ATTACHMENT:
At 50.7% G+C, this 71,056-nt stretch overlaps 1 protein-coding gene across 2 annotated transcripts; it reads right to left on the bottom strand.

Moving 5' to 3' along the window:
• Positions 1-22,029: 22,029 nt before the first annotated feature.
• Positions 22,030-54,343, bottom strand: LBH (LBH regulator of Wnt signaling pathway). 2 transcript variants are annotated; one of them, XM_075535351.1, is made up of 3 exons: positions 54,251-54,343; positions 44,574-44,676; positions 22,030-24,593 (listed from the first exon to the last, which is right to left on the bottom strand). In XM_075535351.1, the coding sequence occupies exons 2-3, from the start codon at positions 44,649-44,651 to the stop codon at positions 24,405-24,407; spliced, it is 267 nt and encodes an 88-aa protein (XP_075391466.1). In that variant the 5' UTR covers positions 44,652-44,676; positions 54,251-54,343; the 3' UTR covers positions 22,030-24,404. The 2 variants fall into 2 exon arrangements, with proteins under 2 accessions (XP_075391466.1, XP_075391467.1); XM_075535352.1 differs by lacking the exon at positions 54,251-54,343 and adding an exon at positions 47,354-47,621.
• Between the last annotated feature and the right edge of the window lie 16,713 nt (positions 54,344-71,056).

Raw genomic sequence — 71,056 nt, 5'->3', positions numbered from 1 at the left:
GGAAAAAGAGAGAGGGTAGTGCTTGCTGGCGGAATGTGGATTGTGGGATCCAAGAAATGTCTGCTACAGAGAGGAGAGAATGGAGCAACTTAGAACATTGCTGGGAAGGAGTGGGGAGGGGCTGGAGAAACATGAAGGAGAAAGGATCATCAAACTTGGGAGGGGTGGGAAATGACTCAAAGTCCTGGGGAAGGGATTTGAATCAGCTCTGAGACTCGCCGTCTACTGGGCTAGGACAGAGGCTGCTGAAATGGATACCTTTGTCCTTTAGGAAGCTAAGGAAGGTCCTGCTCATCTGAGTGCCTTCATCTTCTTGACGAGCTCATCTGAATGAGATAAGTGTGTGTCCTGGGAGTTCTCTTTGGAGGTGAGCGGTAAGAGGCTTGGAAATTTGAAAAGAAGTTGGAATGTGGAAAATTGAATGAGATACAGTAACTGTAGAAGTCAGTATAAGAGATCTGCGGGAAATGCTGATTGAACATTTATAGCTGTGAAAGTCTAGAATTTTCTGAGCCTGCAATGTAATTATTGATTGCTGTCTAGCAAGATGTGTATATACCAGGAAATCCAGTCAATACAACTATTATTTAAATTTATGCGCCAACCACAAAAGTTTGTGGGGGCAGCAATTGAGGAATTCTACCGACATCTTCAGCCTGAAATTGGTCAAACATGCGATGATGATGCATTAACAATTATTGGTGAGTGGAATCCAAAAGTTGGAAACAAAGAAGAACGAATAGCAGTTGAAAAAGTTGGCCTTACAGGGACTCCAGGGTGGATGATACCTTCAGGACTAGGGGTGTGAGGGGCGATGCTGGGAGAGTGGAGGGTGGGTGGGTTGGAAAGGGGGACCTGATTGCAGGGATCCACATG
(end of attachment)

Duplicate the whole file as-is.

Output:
At 50.7% G+C, this 71,056-nt stretch overlaps 1 protein-coding gene across 2 annotated transcripts; it reads right to left on the bottom strand.

Moving 5' to 3' along the window:
• Positions 1-22,029: 22,029 nt before the first annotated feature.
• Positions 22,030-54,343, bottom strand: LBH (LBH regulator of Wnt signaling pathway). 2 transcript variants are annotated; one of them, XM_075535351.1, is made up of 3 exons: positions 54,251-54,343; positions 44,574-44,676; positions 22,030-24,593 (listed from the first exon to the last, which is right to left on the bottom strand). In XM_075535351.1, the coding sequence occupies exons 2-3, from the start codon at positions 44,649-44,651 to the stop codon at positions 24,405-24,407; spliced, it is 267 nt and encodes an 88-aa protein (XP_075391466.1). In that variant the 5' UTR covers positions 44,652-44,676; positions 54,251-54,343; the 3' UTR covers positions 22,030-24,404. The 2 variants fall into 2 exon arrangements, with proteins under 2 accessions (XP_075391466.1, XP_075391467.1); XM_075535352.1 differs by lacking the exon at positions 54,251-54,343 and adding an exon at positions 47,354-47,621.
• Between the last annotated feature and the right edge of the window lie 16,713 nt (positions 54,344-71,056).

Raw genomic sequence — 71,056 nt, 5'->3', positions numbered from 1 at the left:
GGAAAAAGAGAGAGGGTAGTGCTTGCTGGCGGAATGTGGATTGTGGGATCCAAGAAATGTCTGCTACAGAGAGGAGAGAATGGAGCAACTTAGAACATTGCTGGGAAGGAGTGGGGAGGGGCTGGAGAAACATGAAGGAGAAAGGATCATCAAACTTGGGAGGGGTGGGAAATGACTCAAAGTCCTGGGGAAGGGATTTGAATCAGCTCTGAGACTCGCCGTCTACTGGGCTAGGACAGAGGCTGCTGAAATGGATACCTTTGTCCTTTAGGAAGCTAAGGAAGGTCCTGCTCATCTGAGTGCCTTCATCTTCTTGACGAGCTCATCTGAATGAGATAAGTGTGTGTCCTGGGAGTTCTCTTTGGAGGTGAGCGGTAAGAGGCTTGGAAATTTGAAAAGAAGTTGGAATGTGGAAAATTGAATGAGATACAGTAACTGTAGAAGTCAGTATAAGAGATCTGCGGGAAATGCTGATTGAACATTTATAGCTGTGAAAGTCTAGAATTTTCTGAGCCTGCAATGTAATTATTGATTGCTGTCTAGCAAGATGTGTATATACCAGGAAATCCAGTCAATACAACTATTATTTAAATTTATGCGCCAACCACAAAAGTTTGTGGGGGCAGCAATTGAGGAATTCTACCGACATCTTCAGCCTGAAATTGGTCAAACATGCGATGATGATGCATTAACAATTATTGGTGAGTGGAATCCAAAAGTTGGAAACAAAGAAGAACGAATAGCAGTTGAAAAAGTTGGCCTTACAGGGACTCCAGGGTGGATGATACCTTCAGGACTAGGGGTGTGAGGGGCGATGCTGGGAGAGTGGAGGGTGGGTGGGTTGGAAAGGGGGACCTGATTGCAGGGATCCACATG